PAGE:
A fair food system can be fostered through a combination of downstream and upstream food and non-food policies, including labour, education, housing, transportation, green spaces, and waste management.
Food policy needs to encompass such measures.
Cities can act as policy labs to experiment with policies that tackle the roots of the problems in the food system.
Cities are living laboratories. They are melting pots of interactions between activists, practitioners, entrepreneurs, and local government administrators. When they are brought together around complex problems, such as food systems, this can foster active participation in shaping policy. While cities have limited control or impact on primary production or food distribution, they are responsible for urban land use, public health, education, transport, and sanitation. All of which impact or are impacted by the food system.
Food policies are often siloed within certain departments or restricted by what can be achieved between election cycles. But the role of policy in food systems is broader than that, and well-designed plans can be nimble, innovative, and cross boundaries, budgets, departments, siloes, and scales.
The case of New York City
Stemming back to the 1960s, New York City’s policymakers and activists have been attempting to address food insecurity, hunger, access, and production. The early 2000s saw a rise in interest around obesity, nutrition, and public health. Successive New York City administrations focused first on discrete policies to address issues; then through coordinated approaches. Most recently, they turned to networked policies that broaden food system policy to include social and economic equity.
In their recent paper published in Food Policy, Nevin Cohen and Rositsa Ilieva explore this progression, and the downstream and upstream policies that have grown around food in New York City:
- Downstream policies are those that focus on mitigation and treatment of a problem.
- Upstream policies are those that address social or economic determinants that lead to the problem. These include not just addressing nutrition and access, but expanding into equity in housing, education, procurement, and employment.
Downstream policies can improve outcomes for particular communities or manage specific problems. These can be relatively quick and easy to implement, but are often only palliative, may reinforce some already entrenched problems, and are insufficient to fix fundamental issues that lead to them.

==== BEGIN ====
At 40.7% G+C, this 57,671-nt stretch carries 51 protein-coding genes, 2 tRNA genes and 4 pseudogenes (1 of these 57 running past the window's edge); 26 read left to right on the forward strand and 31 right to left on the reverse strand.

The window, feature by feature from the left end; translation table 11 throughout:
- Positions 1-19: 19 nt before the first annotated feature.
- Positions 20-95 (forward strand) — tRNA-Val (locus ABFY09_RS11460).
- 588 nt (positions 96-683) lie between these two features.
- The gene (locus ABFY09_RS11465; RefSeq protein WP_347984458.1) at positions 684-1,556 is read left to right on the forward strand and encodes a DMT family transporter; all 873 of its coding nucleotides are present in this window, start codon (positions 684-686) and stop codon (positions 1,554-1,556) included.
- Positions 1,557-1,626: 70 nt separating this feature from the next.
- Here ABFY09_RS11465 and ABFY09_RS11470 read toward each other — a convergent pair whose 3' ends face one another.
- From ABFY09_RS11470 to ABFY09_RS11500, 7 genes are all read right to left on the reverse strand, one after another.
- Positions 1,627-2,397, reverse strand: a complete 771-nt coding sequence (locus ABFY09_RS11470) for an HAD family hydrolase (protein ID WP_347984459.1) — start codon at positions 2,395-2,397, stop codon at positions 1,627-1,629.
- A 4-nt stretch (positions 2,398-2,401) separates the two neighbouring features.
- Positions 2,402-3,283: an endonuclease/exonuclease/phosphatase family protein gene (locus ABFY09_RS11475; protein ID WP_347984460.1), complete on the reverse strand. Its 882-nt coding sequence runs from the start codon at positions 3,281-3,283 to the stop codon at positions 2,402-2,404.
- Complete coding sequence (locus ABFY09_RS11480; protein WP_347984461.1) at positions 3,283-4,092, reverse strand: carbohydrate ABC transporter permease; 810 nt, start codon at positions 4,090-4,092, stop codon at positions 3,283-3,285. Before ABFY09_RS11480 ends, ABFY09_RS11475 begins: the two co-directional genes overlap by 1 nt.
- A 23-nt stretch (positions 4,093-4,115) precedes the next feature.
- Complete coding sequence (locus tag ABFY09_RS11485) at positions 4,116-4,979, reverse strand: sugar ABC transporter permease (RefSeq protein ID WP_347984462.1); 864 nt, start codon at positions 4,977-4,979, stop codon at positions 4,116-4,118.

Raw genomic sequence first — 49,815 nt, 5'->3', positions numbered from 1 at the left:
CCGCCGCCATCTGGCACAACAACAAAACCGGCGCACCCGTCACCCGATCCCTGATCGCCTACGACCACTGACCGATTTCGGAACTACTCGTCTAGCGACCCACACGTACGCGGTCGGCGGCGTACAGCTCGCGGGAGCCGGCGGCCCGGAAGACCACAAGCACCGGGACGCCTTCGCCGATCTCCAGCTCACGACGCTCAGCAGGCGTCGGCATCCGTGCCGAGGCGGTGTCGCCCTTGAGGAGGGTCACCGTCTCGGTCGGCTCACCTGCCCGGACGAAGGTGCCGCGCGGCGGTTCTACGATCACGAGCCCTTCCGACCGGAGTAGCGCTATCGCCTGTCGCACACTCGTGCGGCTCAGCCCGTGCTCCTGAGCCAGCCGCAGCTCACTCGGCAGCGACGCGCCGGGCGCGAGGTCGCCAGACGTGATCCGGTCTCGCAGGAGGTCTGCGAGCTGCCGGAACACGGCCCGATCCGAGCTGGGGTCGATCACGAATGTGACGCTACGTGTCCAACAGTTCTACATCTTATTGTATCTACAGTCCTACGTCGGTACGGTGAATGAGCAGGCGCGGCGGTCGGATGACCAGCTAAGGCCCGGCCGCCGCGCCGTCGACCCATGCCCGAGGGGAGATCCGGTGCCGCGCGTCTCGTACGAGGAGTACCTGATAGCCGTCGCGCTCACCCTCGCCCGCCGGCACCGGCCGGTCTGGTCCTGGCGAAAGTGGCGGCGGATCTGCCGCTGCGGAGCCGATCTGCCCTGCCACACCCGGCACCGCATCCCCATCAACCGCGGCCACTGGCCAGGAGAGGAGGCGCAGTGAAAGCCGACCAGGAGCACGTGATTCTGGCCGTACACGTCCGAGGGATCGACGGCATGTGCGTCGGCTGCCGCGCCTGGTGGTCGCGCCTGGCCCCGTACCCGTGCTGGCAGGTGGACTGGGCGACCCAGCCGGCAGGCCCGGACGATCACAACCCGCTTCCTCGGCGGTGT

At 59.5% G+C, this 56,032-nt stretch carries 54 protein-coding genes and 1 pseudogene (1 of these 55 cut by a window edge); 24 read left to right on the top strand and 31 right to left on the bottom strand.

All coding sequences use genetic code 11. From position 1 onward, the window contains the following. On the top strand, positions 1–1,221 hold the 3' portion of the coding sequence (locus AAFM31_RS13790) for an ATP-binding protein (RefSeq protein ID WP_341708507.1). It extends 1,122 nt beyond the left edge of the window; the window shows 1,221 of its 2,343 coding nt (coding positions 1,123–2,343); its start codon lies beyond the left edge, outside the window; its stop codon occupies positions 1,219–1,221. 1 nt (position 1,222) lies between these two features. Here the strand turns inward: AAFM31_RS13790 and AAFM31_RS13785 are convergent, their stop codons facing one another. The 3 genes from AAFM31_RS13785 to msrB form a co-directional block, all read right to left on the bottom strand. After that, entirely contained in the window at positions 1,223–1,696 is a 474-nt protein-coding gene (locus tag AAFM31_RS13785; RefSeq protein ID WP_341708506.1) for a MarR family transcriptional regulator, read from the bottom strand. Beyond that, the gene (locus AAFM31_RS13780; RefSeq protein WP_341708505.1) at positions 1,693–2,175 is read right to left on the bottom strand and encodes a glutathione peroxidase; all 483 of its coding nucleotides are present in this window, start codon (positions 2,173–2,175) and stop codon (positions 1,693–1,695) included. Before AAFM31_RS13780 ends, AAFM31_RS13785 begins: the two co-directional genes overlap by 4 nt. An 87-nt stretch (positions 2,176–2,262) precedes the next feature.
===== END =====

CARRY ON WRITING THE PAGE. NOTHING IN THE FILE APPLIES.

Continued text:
Downstream policies in NYC have included:
- Nutritional policies, including minimum standards for municipal food, bans on trans-fats, in-school education, and calorie labelling on menus.
- Anti-hunger policies, like food programmes for university students, and metrics that measure food insecurity and food assistance service usage.
- Green infrastructure policies, including support and training for urban agriculture practitioners, farm-to-fork plans, metrics around urban food production and food wastage, and programmes and incentives to participate.
Upstream policies can tackle broader, interconnected problems around oppression (e.g. race, class, gender) which impact food, and are core to systemic change. However, these do not happen instantaneously – they take longer, involve more people and institutions, and require imagination.
Upstream policies have included:
- Access policies for participatory budgeting, improved public transport, local governance spaces around food, food cooperatives, healthcare for low-income and immigrant individuals;
- Employment and labour protection policies, including minimum and living wages, affordable health care and paid sick leave, free childcare, affordable rents and housing, job protection for shift, fast food, and grocery workers, anti-racial discrimination policies, and support for food businesses, manufacturers, and worker cooperatives;
- Education policies, including improved access to higher education, and increasing active participation in policymaking;
- Sustenance policies that increase federal food programme benefits and uptake, free breakfasts and lunches for school children, and improved institutional procurement;
- Support policies for marginalised and underserved communities and undocumented workers (e.g. farm workers) to access support, land, permanent residency and ID cards, and establishing metrics that measure labour practices, racial inequalities, and poverty on-farm.
In combination, upstream and downstream food policies can increase food security for individuals, families, and communities, as well as addressing related issues around sustainability and social and economic equity.
Cities can serve as policy laboratories, exploring and trialling policy where national governments lack political will or are reluctant to engage. Food is one arena ripe for democratic, cross-platform, and innovative localised policy action. The case of New York City illustrates how a just food system can be fostered through a combination of downstream and upstream food and non-food policies, including labour, education, housing, transportation, green spaces, and waste management.
However, copy-paste solutions are not always appropriate between cities. It is important for communities, practitioners, and policymakers to talk to each other about ideas, successes, and failures. It is also crucial that cities design context-specific policies, relevant to their location and circumstances, in order to tackle food issues.
Urban Food Futures would like to thank Nevin Cohen for his inputs and comments
Picture credits: Pixabay
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